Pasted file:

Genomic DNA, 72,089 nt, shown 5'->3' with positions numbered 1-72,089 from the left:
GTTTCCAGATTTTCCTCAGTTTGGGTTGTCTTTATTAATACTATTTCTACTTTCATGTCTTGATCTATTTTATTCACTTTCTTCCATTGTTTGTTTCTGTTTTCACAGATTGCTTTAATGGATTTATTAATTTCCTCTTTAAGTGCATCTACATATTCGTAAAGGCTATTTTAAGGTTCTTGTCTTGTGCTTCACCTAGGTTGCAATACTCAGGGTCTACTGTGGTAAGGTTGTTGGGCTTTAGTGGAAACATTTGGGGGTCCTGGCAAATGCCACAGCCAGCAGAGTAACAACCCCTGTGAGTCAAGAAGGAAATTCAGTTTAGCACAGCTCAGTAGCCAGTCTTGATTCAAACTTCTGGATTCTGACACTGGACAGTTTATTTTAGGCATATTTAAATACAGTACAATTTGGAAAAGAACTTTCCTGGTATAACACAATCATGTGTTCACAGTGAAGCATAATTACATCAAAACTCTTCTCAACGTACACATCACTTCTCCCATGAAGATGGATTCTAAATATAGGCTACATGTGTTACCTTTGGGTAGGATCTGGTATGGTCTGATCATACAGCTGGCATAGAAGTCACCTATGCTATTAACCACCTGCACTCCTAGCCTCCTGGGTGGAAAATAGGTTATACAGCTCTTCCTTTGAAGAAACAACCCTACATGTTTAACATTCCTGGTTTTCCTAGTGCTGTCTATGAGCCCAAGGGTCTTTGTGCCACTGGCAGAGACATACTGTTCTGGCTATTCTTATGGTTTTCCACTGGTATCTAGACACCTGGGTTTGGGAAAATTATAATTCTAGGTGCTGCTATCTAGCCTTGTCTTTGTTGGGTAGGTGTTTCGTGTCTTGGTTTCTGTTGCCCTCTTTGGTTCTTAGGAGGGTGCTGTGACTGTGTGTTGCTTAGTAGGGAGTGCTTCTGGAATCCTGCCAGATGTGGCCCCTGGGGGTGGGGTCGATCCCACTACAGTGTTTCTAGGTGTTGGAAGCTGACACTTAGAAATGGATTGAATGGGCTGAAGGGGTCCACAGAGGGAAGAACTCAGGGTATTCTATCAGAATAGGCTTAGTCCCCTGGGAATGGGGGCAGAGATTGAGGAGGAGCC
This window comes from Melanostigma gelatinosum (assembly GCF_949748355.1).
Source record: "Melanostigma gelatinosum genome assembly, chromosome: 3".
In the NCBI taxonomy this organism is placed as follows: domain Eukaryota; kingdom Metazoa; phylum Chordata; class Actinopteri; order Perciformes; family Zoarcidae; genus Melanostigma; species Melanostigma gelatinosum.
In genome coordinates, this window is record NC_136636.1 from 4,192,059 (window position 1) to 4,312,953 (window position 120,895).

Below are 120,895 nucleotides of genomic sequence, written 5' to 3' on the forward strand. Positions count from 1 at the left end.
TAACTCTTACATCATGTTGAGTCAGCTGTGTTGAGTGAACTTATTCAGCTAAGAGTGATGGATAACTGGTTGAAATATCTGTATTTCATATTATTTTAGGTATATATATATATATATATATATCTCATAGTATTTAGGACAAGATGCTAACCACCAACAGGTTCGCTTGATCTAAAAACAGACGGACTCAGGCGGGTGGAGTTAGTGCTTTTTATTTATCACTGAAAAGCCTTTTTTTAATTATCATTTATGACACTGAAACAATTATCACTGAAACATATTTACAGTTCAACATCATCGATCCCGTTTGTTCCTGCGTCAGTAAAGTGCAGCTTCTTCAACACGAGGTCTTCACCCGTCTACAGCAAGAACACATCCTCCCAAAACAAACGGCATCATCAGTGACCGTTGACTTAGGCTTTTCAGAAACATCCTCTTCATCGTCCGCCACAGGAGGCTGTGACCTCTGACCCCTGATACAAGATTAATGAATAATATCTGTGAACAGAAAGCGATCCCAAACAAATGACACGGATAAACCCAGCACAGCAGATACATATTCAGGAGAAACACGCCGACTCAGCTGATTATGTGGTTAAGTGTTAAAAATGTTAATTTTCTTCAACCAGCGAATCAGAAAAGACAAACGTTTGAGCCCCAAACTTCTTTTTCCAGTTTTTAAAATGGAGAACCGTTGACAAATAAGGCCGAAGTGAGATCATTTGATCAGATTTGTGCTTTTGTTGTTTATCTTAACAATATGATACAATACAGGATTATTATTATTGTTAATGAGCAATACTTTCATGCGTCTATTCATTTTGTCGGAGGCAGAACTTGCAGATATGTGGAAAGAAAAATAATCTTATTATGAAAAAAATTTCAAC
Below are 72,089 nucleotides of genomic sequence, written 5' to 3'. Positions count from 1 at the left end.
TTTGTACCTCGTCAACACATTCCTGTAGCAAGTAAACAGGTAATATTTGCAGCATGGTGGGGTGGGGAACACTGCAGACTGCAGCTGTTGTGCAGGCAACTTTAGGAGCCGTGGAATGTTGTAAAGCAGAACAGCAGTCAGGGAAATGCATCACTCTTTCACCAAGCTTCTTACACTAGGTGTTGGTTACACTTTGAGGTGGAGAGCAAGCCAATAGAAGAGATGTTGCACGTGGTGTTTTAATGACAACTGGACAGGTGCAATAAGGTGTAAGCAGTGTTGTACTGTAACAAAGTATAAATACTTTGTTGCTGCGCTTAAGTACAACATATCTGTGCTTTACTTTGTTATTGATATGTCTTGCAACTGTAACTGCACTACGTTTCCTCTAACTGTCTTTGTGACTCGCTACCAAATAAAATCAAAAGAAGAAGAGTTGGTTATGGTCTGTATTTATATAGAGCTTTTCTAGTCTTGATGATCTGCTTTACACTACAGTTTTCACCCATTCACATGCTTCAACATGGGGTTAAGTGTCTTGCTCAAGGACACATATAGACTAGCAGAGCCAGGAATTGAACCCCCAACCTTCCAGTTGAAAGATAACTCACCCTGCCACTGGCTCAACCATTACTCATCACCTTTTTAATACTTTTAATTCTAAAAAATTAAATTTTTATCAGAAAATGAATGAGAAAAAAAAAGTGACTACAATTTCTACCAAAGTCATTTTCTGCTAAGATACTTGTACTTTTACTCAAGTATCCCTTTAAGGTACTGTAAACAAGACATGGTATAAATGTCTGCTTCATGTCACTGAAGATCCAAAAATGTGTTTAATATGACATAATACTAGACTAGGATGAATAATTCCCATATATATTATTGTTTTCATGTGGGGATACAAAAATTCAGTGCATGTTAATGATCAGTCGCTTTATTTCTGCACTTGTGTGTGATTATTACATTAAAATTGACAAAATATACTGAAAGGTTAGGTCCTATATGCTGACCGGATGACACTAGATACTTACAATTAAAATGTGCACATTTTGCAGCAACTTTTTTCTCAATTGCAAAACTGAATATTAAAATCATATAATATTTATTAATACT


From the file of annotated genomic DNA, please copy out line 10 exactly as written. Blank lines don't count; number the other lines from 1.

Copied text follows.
TTTGTACCTCGTCAACACATTCCTGTAGCAAGTAAACAGGTAATATTTGCAGCATGGTGGGGTGGGGAACACTGCAGACTGCAGCTGTTGTGCAGGCAACTTTAGGAGCCGTGGAATGTTGTAAAGCAGAACAGCAGTCAGGGAAATGCATCACTCTTTCACCAAGCTTCTTACACTAGGTGTTGGTTACACTTTGAGGTGGAGAGCAAGCCAATAGAAGAGATGTTGCACGTGGTGTTTTAATGACAACTGGACAGGTGCAATAAGGTGTAAGCAGTGTTGTACTGTAACAAAGTATAAATACTTTGTTGCTGCGCTTAAGTACAACATATCTGTGCTTTACTTTGTTATTGATATGTCTTGCAACTGTAACTGCACTACGTTTCCTCTAACTGTCTTTGTGACTCGCTACCAAATAAAATCAAAAGAAGAAGAGTTGGTTATGGTCTGTATTTATATAGAGCTTTTCTAGTCTTGATGATCTGCTTTACACTACAGTTTTCACCCATTCACATGCTTCAACATGGGGTTAAGTGTCTTGCTCAAGGACACATATAGACTAGCAGAGCCAGGAATTGAACCCCCAACCTTCCAGTTGAAAGATAACTCACCCTGCCACTGGCTCAACCATTACTCATCACCTTTTTAATACTTTTAATTCTAAAAAATTAAATTTTTATCAGAAAATGAATGAGAAAAAAAAAGTGACTACAATTTCTACCAAAGTCATTTTCTGCTAAGATACTTGTACTTTTACTCAAGTATCCCTTTAAGGTACTGTAAACAAGACATGGTATAAATGTCTGCTTCATGTCACTGAAGATCCAAAAATGTGTTTAATATGACATAATACTAGACTAGGATGAATAATTCCCATATATATTATTGTTTTCATGTGGGGATACAAAAATTCAGTGCATGTTAATGATCAGTCGCTTTATTTCTGCACTTGTGTGTGATTATTACATTAAAATTGACAAAATATACTGAAAGGTTAGGTCCTATATGCTGACCGGATGACACTAGATACTTACAATTAAAATGTGCACATTTTGCAGCAACTTTTTTCTCAATTGCAAAACTGAATATTAAAATCATATAATATTTATTAATACT